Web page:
March 30, 2004  
Volume 97, Issue 94  

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ARTS & ENTERTAINMENT

ON DISC


Wil
Both Hands
Twin Towers

Grab that bottle of Jack Daniel’s off the shelf and join the crew. Wil’s latest release makes for a good time with a few friends and a bit of booze.

The Calgary-based singer-songwriter (who actually goes by the name of William Mimnaugh) has a voice similar to Elton John; however, Wil uses a wide range of sounds — including a banjo to keep his songs laid-back and straightforward.
The album begins with an energetic style in the first track, “Mama,” and gradually builds from there in the second track, “4 String.”

“Spitfire” keeps a healthy pace in the closing stages of the disk. The album ends on a mellow note with an acoustic tribute to the title track.

This summer, the Albertan rocker sets out on a cross-Canada tour promoting Both Hands — his first disc backed by a major label — so check your local listings for a show near you.

—Erol Özberk


Greg Macpherson

Maintenance
G7 Welcoming Committee

If there was ever an artist accused of having no substance to his music, Greg Macpherson is the exact opposite. His new five song LP, Maintenance, is either one of the most politically oppressed compilations ever made or a fantastic poser attempt by Macpherson to seem as if he has been sadistically wronged by the world.

Although his past is somewhat difficult to dissect, Macpherson’s songs attempt to reveal a very detailed picture. Most of the songs are dedicated to the corporate takeover of rural Canada (Macpherson is a beloved Canuck) and the lengths he will go to protest these changes.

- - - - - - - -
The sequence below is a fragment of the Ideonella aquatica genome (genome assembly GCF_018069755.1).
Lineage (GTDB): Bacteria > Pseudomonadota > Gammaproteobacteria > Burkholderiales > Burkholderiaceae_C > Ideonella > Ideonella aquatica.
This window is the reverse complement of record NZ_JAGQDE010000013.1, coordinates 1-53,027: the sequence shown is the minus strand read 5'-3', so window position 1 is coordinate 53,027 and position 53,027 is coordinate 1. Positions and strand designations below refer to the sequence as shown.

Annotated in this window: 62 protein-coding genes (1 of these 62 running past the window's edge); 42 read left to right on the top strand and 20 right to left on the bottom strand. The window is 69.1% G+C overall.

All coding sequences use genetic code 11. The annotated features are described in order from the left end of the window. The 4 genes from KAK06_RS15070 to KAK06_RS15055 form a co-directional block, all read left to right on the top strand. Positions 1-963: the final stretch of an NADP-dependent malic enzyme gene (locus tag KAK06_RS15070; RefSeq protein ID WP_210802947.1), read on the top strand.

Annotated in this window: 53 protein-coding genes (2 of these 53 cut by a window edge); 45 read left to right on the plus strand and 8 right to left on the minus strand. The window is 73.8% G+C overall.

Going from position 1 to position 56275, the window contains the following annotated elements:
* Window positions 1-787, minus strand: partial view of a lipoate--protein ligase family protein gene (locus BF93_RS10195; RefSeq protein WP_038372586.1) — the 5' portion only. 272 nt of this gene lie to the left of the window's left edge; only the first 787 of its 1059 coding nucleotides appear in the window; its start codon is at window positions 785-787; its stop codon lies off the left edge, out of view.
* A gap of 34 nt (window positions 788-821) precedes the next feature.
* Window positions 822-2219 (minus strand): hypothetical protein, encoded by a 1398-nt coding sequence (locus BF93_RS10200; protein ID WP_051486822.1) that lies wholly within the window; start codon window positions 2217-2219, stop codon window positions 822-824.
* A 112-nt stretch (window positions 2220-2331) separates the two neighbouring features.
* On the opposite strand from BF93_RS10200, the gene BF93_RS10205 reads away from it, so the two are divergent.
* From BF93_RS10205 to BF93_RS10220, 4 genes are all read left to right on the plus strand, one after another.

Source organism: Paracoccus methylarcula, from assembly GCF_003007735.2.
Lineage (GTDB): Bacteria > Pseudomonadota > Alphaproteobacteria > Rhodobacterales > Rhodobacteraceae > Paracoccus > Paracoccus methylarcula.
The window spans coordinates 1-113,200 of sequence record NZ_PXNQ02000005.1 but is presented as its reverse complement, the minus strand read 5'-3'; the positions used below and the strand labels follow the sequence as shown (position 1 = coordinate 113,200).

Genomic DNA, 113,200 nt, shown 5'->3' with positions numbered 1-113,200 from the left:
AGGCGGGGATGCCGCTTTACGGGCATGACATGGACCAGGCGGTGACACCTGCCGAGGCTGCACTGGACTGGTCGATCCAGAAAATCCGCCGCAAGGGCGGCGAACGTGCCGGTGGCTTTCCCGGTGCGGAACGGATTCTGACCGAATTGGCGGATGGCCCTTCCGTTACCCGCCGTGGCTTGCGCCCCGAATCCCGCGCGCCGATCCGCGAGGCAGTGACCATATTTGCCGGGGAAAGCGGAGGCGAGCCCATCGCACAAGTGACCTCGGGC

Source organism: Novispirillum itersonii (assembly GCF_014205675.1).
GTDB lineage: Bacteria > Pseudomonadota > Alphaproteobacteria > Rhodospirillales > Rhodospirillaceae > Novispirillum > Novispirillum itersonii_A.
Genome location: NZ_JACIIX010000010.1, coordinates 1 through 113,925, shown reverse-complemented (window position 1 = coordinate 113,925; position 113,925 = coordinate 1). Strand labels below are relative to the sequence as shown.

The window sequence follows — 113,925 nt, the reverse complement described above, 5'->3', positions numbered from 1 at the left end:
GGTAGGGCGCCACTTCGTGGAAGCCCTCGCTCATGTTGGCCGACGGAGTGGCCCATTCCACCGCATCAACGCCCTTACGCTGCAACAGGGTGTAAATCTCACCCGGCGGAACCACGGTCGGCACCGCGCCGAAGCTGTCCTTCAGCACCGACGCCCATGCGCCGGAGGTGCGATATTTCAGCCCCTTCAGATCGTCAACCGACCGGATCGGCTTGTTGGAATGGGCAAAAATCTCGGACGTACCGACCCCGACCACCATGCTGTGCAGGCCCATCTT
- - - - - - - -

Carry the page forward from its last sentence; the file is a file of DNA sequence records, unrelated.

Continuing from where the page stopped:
While there doesn’t appear to be many instruments used on the LP, Macpherson dazzles listeners with his folk-rock guitar work, and his rough, edgy voice complements his lyrics masterfully.

Bottom line: Greg Macpherson apparently hates the world, but because of his voice and guitar skills, you won’t mind hearing about it.

—Benjamin Mann


Aaron Booth

Our Last Escape
Endearing Records

With his tousled hair and wire-rimmed glasses, Aaron Booth looks like a 9-to-5 man who works behind a desk every day to make an honest living. His music happens to reflect this image. There’s none of the glitz of a Britney Spears album, none of the angst of a Linkin Park album and none of the bling-bling of a Jay-Z album — only the simple, melodic folk pop tunes of a quiet Calgary boy.

Booth centres his arrangements around his sweet tenor voice and acoustic guitar and then expands with a keyboard, flute, horn and vibraphone accompaniment, giving his music more colour than the usual confessional songs by boys with acoustic guitars.

Listening to Our Last Escape feels like going home from a world of pretense to a place where people are real. It also feels like having a nice, long conversation with a good friend over a cup of coffee. You know Booth will be honest with you, and you know exactly how he feels. And you get the feeling he’ll understand you too.

—Mel Wong


Cypress Hill

Till Death Do Us Part
Columbia Records

One word: boombastic!
Cypress Hill has finally dropped their seventh studio album, Till Death Do Us Part. Once again, the quartet from South Central Los Angeles have gone past their rap-rock origins to bring an eclectic mix of urban styles and dark sounds.

Boasting 16 super-cool tracks, Till Death Do Us Part features incredible cameos, including Damian Marley, Prodigy, the Puerto Rican Tigo Calderon and more. Even Tim Armstrong (Rancid/Transplants) is featured in the first single, “What’s Your Number?” which is a ska-rock rendition of the 1980s classic by The Clash.

There is certainly a great deal of instrumental experimentation on the album, including use of the harp, saxophone and trumpet, combined with a touch of Latin flavour.

Cypress Hill resurrects its passion for the thug life, which is clearly exemplified in songs like “Bong Hit,” “Busted in the Hood” and “Another Body Drops.”

It’s definitely an excellent album to lay back, relax and have you “smokin’ like a genie.”

—Gabriella Barillari

 

 

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